Voltage Security Inc. and RSA, the security division of EMC, are exchanging blows over the best way to protect...
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credit card data during the payment process.
Both vendors have partnered with different payment processors to develop slightly different methods to protect credit card data from the point a credit card is swiped at the point-of-sale (POS) system until a transaction is complete.
Voltage is partnering with beleaguered Heartland Payment Systems Inc. The processor, which was embroiled in the largest data breach in U.S. history, has vowed to shake up the industry by developing a system that encrypts data throughout the entire payment process. It has announced E3, a system that includes new credit card terminals and format-preserving encryption software that protects credit card data throughout the payment process.
Compliance benefits of tokenization: Tokenization not only keeps confidential data out of the hands of malicious hackers, but also offers a less expensive strategy for achieving PCI compliance. Identity management and access control expert Joel Dubin defines tokenization, examines whether or not it's effective and unveils how the technology can be used as a tool for PCI compliance.
Meanwhile, RSA announced a partnership with First Data Corp. to produce a data protection process that includes both encryption of data in motion and token technology. The tokenization would be handled by the processor and be returned to merchants, while the actual credit card numbers would be stored in a secure repository maintained by First Data. The process includes new countertop terminals for merchants or the deployment of a public key file integrated into a merchant's legacy POS software.
Both processors haven't released details on pricing. First Data said it would not charge a separate fee for storage. Heartland said it wouldn't charge additional fees beyond the cost of new payment terminals.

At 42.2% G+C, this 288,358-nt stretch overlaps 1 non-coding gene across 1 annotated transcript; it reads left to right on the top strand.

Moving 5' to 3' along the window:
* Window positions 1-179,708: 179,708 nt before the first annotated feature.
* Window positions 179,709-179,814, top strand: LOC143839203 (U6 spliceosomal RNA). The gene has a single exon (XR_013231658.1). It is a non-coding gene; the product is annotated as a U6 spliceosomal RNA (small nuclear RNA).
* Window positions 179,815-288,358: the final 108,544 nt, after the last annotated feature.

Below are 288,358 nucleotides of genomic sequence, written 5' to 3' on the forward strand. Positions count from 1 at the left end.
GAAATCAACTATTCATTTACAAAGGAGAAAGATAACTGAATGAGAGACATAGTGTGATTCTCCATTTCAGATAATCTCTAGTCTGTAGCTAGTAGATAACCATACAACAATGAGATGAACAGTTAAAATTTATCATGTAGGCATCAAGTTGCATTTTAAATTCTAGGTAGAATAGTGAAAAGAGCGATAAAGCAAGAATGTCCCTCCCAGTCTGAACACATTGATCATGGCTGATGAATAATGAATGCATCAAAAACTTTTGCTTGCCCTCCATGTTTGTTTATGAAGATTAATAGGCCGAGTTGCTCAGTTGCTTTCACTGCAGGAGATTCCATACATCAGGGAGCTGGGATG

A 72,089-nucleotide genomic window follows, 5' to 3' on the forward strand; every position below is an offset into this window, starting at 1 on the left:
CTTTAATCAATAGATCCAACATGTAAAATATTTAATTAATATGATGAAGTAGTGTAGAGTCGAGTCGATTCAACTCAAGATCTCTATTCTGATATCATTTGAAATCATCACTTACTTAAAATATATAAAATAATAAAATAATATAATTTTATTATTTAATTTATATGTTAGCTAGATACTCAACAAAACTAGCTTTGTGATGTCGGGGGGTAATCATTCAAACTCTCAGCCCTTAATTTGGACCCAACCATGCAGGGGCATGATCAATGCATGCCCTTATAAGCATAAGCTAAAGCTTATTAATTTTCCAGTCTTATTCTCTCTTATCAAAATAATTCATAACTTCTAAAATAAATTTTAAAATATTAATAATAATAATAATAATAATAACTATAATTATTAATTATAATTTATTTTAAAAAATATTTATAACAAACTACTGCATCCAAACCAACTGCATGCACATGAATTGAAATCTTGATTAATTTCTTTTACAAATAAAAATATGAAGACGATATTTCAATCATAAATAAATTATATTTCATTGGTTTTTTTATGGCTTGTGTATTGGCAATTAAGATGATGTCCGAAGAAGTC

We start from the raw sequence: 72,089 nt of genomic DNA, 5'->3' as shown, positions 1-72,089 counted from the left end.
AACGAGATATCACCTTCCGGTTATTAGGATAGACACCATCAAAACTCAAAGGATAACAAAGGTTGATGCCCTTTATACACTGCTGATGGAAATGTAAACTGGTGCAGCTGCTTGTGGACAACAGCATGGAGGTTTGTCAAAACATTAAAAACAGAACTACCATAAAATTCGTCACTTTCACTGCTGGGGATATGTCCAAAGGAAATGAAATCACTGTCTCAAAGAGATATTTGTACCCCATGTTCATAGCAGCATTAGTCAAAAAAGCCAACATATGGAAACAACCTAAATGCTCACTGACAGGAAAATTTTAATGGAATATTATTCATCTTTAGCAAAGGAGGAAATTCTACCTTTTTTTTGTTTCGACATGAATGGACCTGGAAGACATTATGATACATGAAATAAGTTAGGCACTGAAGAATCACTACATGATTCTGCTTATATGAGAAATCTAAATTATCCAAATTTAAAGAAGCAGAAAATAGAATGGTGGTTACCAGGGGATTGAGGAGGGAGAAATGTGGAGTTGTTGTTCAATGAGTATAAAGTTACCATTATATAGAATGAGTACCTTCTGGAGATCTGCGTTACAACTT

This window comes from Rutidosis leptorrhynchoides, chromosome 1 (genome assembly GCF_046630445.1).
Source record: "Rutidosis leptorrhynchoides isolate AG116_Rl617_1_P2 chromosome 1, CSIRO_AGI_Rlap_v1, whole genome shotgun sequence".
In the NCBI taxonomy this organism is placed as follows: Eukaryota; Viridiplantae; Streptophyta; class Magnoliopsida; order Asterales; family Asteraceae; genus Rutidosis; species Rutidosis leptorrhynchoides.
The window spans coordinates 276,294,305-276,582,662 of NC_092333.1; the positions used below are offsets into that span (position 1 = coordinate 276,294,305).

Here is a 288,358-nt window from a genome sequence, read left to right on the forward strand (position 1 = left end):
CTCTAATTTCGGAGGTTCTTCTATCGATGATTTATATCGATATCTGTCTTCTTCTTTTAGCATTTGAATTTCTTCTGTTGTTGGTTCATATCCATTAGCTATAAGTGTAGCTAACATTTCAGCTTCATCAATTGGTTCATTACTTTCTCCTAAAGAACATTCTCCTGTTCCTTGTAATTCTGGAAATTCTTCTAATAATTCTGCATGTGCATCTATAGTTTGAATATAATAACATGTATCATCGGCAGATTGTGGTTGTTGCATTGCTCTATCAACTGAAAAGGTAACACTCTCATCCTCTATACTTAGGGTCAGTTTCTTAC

Voltage is critical of the First Data-RSA partnership. Wasim Ahmad, vice president of marketing at Voltage, said tokenization does not have the potential to reduce scope of a PCI assessment in the same way as true end-to-end encryption.
"Specifically, the PAN capture system and all the potentially long network paths and their security to the tokenizer are in scope, as is the tokenization engine itself, the database and peripheral systems and processes if within the merchant's own environment," Ahmad said. "Also, the related methods of authenticating every single request to the tokenizer itself must be considered in scope."
But Brian Fitzgerald, vice president of marketing at RSA, dismissed Ahmad's assertion that the scope is not reduced as a result of the use of tokens. On the contrary, a merchant's data warehouses, CRM systems and systems for settlements and refunds would be out of scope of PCI DSS under the First Data Secure Transaction Management service, Fitzgerald said.
"The card number is replaced with a token value, which can't be linked back to the card number in any way," Fitzgerald said. "The tokenization server is out of scope because it resides at First Data, not in the merchant's environment."
Under the Voltage-Heartland plan, encrypted card data remains resident in the merchant's systems and even if encrypted, the data would remain in scope for PCI DSS compliance, Fitzgerald said. The data would also have to be decrypted to provide settlements and refunds, "thus creating potential vectors of attack within the merchants' systems," he said.
Voltage's Ahmad also said the First Data-RSA service could result in latency issues on legacy POS systems as they struggle to support efficient SSL sessions from the POS to the First Data tokenizer. The performance issues could require substantial hardware changes for merchants at a great cost, Ahmad said.
But RSA's Fitzgerald said First Data has solved latency issues. Extensive tests on the encryption-tokenization approach on older POS systems showed a performance impact that was less than 200 milliseconds per transaction, he said.
"In the First Data Secure Transaction Management service, public key cryptography is used to encrypt the cardholder data in the point-of-sale system and the encrypted data is then moved upstream to First Data," Fitzgerald said. "This is different from SSL in that we encrypt the data rather than the session."
Voltage's Ahmad also took issue with First Data's process of maintaining a repository of cardholder data that could be a lucrative target for attackers. The process would leave a large system footprint to attack, he said. The Heartland-Voltage system would create a repository of keys, which could be better protected, he said.
Fitzgerald said the First Data repository greatly reduces the risk of a breach since merchants would be eliminating cardholder data from their systems.
"Mr. Ahmad's claim that it is more risky having First Data store this data than it is for the merchants to store it, is like saying that it is safer to have your money hidden in your mattress rather than in a bank vault," Fitzgerald said. "First Data and RSA are essentially creating the Fort Knox of the payment processing industry."